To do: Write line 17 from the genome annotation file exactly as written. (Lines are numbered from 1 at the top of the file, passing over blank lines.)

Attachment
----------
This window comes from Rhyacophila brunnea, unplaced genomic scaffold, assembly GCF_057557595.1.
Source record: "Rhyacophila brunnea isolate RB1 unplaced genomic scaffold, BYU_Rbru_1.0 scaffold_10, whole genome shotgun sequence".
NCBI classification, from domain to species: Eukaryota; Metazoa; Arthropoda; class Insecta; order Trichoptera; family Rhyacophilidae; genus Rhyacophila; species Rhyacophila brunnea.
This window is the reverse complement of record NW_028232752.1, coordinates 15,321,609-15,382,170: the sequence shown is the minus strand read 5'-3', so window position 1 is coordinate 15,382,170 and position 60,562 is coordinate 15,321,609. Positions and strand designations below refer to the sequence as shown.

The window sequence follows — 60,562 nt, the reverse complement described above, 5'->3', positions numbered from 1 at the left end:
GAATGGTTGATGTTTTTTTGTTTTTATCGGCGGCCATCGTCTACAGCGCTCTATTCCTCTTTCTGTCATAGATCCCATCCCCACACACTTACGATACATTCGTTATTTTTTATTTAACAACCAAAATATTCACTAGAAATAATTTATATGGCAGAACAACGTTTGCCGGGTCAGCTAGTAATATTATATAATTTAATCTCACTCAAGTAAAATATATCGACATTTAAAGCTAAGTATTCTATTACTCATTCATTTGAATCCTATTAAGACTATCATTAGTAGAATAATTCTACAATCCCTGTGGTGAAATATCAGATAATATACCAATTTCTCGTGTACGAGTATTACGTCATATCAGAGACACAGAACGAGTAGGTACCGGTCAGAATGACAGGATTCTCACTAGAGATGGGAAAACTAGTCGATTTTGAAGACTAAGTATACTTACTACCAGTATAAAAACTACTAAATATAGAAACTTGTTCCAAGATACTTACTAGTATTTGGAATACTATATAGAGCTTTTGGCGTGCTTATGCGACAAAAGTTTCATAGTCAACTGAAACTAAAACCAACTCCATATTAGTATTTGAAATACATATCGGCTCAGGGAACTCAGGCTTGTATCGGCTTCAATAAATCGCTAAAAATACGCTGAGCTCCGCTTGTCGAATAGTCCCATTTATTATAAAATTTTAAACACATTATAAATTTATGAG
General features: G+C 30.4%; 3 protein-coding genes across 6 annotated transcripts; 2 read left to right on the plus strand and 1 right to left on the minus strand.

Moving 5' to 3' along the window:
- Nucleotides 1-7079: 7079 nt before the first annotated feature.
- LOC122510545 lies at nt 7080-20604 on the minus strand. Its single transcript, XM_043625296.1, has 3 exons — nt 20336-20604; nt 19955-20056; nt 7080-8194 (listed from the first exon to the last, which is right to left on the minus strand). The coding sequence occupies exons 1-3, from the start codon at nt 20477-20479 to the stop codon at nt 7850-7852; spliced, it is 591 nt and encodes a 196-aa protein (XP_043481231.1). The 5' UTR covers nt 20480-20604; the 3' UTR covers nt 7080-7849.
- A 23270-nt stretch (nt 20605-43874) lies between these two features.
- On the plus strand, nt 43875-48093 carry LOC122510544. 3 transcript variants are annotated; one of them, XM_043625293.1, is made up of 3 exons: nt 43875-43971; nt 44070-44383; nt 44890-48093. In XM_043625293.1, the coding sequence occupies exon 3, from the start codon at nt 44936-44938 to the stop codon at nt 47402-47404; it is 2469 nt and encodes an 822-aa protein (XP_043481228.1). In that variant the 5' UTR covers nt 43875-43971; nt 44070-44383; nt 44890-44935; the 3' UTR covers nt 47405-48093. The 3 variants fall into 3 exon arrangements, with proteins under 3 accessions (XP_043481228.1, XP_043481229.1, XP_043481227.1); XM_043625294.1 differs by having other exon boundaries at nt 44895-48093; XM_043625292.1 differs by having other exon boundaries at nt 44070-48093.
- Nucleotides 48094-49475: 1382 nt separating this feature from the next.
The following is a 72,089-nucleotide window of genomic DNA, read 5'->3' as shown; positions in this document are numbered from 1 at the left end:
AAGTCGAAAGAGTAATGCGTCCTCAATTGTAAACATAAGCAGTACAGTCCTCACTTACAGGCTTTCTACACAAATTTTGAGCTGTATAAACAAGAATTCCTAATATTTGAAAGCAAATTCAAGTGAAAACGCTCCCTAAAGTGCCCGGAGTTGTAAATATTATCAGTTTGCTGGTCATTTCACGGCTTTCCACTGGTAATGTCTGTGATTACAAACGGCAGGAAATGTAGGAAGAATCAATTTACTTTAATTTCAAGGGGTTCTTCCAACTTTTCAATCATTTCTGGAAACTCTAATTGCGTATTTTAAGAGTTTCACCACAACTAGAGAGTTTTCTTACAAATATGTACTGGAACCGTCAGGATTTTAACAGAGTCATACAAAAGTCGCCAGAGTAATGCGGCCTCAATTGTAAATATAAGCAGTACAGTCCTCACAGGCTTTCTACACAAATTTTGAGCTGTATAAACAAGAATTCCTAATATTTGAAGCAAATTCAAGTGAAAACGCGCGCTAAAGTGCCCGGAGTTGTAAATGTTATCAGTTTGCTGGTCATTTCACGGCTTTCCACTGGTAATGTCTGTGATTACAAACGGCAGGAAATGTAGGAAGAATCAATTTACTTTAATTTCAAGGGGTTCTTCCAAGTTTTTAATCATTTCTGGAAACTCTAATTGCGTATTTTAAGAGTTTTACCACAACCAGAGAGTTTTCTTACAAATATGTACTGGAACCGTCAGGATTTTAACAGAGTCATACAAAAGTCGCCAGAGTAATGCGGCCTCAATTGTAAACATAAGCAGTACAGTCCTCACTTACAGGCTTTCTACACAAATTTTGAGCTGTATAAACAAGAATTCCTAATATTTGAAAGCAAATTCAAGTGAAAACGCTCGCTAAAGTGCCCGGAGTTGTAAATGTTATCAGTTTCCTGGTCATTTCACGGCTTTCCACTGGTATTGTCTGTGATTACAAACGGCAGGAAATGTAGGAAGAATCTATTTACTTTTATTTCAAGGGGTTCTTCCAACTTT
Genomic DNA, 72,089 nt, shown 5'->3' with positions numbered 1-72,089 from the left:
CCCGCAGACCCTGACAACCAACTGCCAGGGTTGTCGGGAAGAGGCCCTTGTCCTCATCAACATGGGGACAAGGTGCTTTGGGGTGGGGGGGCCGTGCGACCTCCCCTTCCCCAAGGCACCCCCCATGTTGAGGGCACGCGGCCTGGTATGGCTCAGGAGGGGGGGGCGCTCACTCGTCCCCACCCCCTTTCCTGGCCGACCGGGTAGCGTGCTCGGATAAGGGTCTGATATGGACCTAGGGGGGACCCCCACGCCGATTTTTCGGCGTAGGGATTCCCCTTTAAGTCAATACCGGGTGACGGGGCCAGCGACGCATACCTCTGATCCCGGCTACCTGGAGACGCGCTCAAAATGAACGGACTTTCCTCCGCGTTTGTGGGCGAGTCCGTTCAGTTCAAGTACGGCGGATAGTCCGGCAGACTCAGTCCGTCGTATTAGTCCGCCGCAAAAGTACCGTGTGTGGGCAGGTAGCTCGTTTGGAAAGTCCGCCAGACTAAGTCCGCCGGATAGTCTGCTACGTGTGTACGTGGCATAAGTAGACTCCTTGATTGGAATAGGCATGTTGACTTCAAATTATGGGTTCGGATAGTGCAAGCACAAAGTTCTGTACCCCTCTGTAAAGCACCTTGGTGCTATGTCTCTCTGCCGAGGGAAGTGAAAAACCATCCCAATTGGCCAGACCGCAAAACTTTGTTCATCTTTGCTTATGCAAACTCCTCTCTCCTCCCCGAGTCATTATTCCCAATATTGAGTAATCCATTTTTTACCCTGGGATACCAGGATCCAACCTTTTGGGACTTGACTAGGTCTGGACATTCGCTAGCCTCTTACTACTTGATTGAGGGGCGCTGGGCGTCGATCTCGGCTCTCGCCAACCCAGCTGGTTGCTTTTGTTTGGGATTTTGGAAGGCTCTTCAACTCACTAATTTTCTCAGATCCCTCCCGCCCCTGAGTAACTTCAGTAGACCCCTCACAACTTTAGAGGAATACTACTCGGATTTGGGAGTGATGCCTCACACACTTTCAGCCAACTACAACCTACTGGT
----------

CCCGCAGACCCTGACAACCAACTGCCAGGGTTGTCGGGAAGAGGCCCTTGTCCTCATCAACATGGGGACAAGGTGCTTTGGGGTGGGGGGGCCGTGCGACCTCCCCTTCCCCAAGGCACCCCCCATGTTGAGGGCACGCGGCCTGGTATGGCTCAGGAGGGGGGGGCGCTCACTCGTCCCCACCCCCTTTCCTGGCCGACCGGGTAGCGTGCTCGGATAAGGGTCTGATATGGACCTAGGGGGGACCCCCACGCCGATTTTTCGGCGTAGGGATTCCCCTTTAAGTCAATACCGGGTGACGGGGCCAGCGACGCATACCTCTGATCCCGGCTACCTGGAGACGCGCTCAAAATGAACGGACTTTCCTCCGCGTTTGTGGGCGAGTCCGTTCAGTTCAAGTACGGCGGATAGTCCGGCAGACTCAGTCCGTCGTATTAGTCCGCCGCAAAAGTACCGTGTGTGGGCAGGTAGCTCGTTTGGAAAGTCCGCCAGACTAAGTCCGCCGGATAGTCTGCTACGTGTGTACGTGGCATAAGTAGACTCCTTGATTGGAATAGGCATGTTGACTTCAAATTATGGGTTCGGATAGTGCAAGCACAAAGTTCTGTACCCCTCTGTAAAGCACCTTGGTGCTATGTCTCTCTGCCGAGGGAAGTGAAAAACCATCCCAATTGGCCAGACCGCAAAACTTTGTTCATCTTTGCTTATGCAAACTCCTCTCTCCTCCCCGAGTCATTATTCCCAATATTGAGTAATCCATTTTTTACCCTGGGATACCAGGATCCAACCTTTTGGGACTTGACTAGGTCTGGACATTCGCTAGCCTCTTACTACTTGATTGAGGGGCGCTGGGCGTCGATCTCGGCTCTCGCCAACCCAGCTGGTTGCTTTTGTTTGGGATTTTGGAAGGCTCTTCAACTCACTAATTTTCTCAGATCCCTCCCGCCCCTGAGTAACTTCAGTAGACCCCTCACAACTTTAGAGGAATACTACTCGGATTTGGGAGTGATGCCTCACACACTTTCAGCCAACTACAACCTACTGGT